What Would Frida Do?

Nelson Reyes choreographed Frida.

Using several pieces of music ranging from folk-like ballads to post-modern dissonance, costumes including colorful traditional skirts and dry office attire, Asheville-based Cuban choreographer Nelson Reyes made his homage to Frida Kahlo as unpredictable as the artist it honors. The 24-minute dance explores the controversial life of Kahlo, the Mexican surrealist painter renowned for her autobiographical self-portraits that explored cultural questions about race, sexuality, feminism, and tradition. It’s presented locally by Ballet Spartanburg as part of its Década anniversary celebration.

Frida Kahlo the dance, like its namesake, defies classification. “She was living very ahead at her time,” Reyes says. “The way she was acting and thinking was very rebellious at that moment in history” — the 1930s and ’40s. “Frida was able to see beauty and art where others saw fear.”

But it’s just one of many dances collected in Década, the show that marks Ballet Spartanburg’s 10th year of presenting “DanSynergy” — artistic director Carlos Agudelo’s annual program that accents diversity, multimedia collaborations, and new works. A few dances will be taken from such high classics as Swan Lake and Romeo and Juliet. Another piece by Reyes, 24/7, is an edgy social comment on humanity’s relationship with modern technology.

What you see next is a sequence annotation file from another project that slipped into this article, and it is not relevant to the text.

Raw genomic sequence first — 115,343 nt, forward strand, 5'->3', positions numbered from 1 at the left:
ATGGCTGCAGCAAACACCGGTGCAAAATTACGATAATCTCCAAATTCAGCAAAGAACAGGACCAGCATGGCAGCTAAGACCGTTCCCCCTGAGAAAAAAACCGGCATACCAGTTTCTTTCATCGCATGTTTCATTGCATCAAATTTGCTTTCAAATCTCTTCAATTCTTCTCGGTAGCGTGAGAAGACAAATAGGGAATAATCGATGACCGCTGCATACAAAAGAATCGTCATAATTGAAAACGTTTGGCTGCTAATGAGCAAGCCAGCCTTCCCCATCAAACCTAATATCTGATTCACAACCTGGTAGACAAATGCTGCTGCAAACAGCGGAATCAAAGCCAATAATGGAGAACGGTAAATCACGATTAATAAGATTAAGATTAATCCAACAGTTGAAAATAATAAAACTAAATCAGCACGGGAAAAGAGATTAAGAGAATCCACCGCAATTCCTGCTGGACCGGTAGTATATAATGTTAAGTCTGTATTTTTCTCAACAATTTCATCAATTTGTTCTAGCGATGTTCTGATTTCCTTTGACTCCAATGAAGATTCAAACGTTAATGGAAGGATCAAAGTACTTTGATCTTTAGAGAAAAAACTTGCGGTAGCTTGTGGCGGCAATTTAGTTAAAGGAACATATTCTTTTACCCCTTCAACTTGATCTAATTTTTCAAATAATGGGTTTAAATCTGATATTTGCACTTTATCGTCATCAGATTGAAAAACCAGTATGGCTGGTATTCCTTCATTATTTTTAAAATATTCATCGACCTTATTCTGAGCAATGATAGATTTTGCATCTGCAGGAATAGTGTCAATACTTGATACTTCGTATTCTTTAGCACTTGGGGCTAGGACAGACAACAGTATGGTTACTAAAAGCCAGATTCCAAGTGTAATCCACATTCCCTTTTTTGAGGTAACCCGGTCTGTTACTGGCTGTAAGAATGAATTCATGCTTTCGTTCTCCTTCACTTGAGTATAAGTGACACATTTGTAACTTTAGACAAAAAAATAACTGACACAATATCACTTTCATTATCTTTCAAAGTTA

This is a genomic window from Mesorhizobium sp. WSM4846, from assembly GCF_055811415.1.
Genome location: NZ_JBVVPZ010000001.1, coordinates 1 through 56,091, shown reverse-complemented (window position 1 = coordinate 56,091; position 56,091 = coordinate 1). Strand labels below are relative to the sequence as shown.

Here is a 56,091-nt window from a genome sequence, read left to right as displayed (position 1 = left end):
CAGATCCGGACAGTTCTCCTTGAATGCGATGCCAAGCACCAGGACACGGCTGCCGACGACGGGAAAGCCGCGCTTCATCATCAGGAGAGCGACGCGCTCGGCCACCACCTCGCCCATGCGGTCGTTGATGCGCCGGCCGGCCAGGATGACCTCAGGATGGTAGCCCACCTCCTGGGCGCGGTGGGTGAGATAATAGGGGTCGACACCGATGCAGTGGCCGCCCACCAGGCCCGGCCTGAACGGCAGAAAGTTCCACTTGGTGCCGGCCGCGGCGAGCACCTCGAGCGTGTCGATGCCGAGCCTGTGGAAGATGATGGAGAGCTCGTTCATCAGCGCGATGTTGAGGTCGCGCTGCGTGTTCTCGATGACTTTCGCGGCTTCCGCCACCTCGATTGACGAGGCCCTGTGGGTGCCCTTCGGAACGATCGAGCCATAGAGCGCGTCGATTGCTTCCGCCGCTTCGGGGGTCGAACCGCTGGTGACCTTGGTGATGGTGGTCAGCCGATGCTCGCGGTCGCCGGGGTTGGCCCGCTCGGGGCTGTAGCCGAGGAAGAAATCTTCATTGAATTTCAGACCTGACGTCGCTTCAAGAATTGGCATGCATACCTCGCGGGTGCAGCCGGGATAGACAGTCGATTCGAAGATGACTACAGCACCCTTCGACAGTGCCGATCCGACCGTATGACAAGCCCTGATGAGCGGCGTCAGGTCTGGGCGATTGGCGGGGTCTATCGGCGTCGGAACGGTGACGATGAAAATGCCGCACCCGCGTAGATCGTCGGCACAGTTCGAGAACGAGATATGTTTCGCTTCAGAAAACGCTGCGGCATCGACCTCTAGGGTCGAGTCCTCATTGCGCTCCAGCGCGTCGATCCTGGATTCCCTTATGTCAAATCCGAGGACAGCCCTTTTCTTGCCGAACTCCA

As part of its “Something Different” series, Tryon Fine Arts Center “is focusing on dance performances from opposite ends of the spectrum,” explains Michelle Fleming, the venue’s marketing manager and technical associate. Hip-hop collective Soul Street Dance opened the series in October, “and now we’re moving to ballet,” she says.

“The idea is to expand the number of people who develop an appreciation of different styles of dance that includes classical ballet, contemporary ballet, and modern dance,” offers Agudelo. His hope is a performance “that is both entertaining and stimulating.”

Pushing the envelope just a little further is Passages, a contemporary piece that contains no narrative at all. “I am only communicating an idea through the body to touch the audience in some way,” says the troupe’s Ballet Mistress Lona Gomez, who talks about “the criticalness of communicating an idea through movement.” This dance is all about the process, not the drama and the dénouement, and it can’t happen without input from the other dancers. Thus, says Gomez, “the piece unfolds, mirroring life.”

Ballet Spartanburg (balletspartanburg.org) presents Década at Tryon Fine Arts Center (34 Melrose Ave.) at 7pm on Thursday, January 18. $20/adults, $10/students. For tickets, see tryonarts.org or call 828-859-8322.

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